I fell in love with Versailles when I visited Paris and I have been longing to set a book there. Bringing Hollywood to France seemed like a natural decision. On a film set, everyone is pretending to be someone they are not, and that felt very apt for a spy book and gives Alice an extra challenge.
5. How much research did you need to do into Versailles, before you could write the book? What details do you have to be careful about in terms of accuracy?
I had been to Versailles before I started to write Alice, so I drew on a lot of my memories and photos and read several books to get the look of the palace cemented in my mind. The geography of the palace was important as Alice spends most of the book there, so working out which rooms would be used for what was important, though I had to cheat a little and invent a kitchen, as the original kitchens were out in one of the courtyards and had been demolished by the time Alice's adventure is set.
I have a PhD in history, so history is very important to me and I try to get as much right as possible, mostly because it really helps to make Alice's world convincing, but sometimes you have to tweak a few small things. For example, Alice's radio is a little smaller than it might have been in real life, but I tried hard to think about things like range of her signals and how she would use it.
"Once I know what her main puzzle is and what the red herrings will be (the 'extra' mysteries), I draw up a 'map' of the book writing out chapter by chapter which clues will be laid out in which chapter."
6. How carefully do you need to plot your mystery stories - and all the red herrings?!
I have to plot everything out in detail. I start with the 'feel' of the story and think for a long time about what the world will look like, what Alice's big challenge will be and how she might change as a character. Then, once I know what her main puzzle is and what the red herrings will be (the 'extra' mysteries) I draw up a 'map' of the book writing out chapter by chapter which clues will be laid out in which chapter, what Alice is doing, how much time has taken place and, most importantly, whether there is cake. If a character hasn't appeared for a few chapters or all the clues are bunched up together, the book might be unbalanced. And if there isn't enough cake - well that needs amending INSTANTLY!
7. Do you have further adventures planned for Alice?
There is one more adventure for Alice which will be released next June and has more secret codes in it than any of her previous books, so I had great fun writing that. After that, I am working on a new series, but it's very early days so far, so all I can say is… watch this space. There may be less cake involved, but there will still be mysteries and possibly some more codes to crack.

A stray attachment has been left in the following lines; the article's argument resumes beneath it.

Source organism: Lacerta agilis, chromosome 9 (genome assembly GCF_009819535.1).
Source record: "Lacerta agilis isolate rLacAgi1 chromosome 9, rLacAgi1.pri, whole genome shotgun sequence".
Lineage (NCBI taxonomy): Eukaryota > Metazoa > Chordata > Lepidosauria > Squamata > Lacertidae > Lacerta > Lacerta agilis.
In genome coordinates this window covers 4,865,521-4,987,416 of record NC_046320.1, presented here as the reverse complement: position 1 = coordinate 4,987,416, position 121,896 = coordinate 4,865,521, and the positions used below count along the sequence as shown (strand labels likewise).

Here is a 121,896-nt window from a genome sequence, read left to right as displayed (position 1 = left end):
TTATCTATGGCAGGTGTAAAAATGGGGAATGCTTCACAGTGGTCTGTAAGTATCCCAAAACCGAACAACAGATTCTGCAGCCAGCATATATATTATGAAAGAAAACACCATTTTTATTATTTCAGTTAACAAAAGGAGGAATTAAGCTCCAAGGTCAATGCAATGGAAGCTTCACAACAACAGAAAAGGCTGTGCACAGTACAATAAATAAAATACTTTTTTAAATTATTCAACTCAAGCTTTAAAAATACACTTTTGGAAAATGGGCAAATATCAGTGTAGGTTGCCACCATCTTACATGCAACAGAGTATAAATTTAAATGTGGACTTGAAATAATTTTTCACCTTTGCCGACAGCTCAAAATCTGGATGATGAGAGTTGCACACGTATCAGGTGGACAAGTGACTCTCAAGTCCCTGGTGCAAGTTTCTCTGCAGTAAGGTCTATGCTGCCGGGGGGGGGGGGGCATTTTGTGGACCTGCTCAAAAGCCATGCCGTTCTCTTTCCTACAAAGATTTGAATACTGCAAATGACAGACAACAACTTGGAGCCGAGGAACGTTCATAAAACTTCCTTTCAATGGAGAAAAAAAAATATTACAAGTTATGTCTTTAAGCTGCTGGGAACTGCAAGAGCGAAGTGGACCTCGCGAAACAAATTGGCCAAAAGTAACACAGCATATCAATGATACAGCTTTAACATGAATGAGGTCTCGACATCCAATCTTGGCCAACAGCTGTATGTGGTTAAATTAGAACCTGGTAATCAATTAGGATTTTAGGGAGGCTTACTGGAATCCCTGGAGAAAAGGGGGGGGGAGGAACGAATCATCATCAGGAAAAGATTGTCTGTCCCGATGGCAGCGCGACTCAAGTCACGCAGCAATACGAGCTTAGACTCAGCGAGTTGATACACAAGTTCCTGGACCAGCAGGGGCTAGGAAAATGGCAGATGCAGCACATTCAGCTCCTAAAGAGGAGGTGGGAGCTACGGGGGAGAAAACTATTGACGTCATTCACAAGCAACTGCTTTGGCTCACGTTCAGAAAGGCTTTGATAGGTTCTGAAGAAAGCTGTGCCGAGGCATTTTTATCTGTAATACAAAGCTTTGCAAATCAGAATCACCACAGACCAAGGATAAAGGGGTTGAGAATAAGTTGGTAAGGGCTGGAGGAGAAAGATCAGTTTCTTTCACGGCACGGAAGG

8. If you could visit any of the places that Alice has been for her adventures and at that time, where would you go?
I almost picked the Sapphire Express, because I love a steam train, but I think I'm going to pick the setting for her second adventure. I would have loved to see the World's Fair (or the Paris Exposition, to give it it's proper name). The whole of Paris became a huge exhibition centre filled with pavilions from all over the world showcasing the very best in engineering, fashion, craft, food and art. It sounds like it was a wonderful event and there would have been so much to see. I would have loved to get a trip on the land-train, too.
9. Alice's special skill is baking - what is yours, and if you could choose a special skill, what would it be?
I love sewing. I like to make patchwork quilts and sometimes I make a special one for my book launches. I think if I could choose a skill it would be playing a musical instrument. I love singing, but I would love to be able to play the piano.
10. And when you have a day to relax, how are you likely to spend it?
I love catching up with reading, or making something with my sewing machine. I've got plans to do a big quilt of Alice falling down the rabbit hole in Alice in Wonderland, so I'm trying to learn how to do spiral quilts at the moment so that I can design and make that.
Sarah Todd Taylor introduces Alice Eclair: Spy Extraordinaire!
Sarah tells ReadingZone what inspired her Alice Eclair stories, why she set these adventures in Paris, and what happens in the first two books, A Recipe for Trouble and A Spoonful of Spying.